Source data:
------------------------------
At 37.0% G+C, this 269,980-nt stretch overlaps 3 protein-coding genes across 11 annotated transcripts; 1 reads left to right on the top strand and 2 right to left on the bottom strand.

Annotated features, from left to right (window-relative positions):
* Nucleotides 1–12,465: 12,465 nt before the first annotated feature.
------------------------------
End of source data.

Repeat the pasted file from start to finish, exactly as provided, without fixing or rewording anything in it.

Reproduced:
At 37.0% G+C, this 269,980-nt stretch overlaps 3 protein-coding genes across 11 annotated transcripts; 1 reads left to right on the top strand and 2 right to left on the bottom strand.

Annotated features, from left to right (window-relative positions):
* Nucleotides 1–12,465: 12,465 nt before the first annotated feature.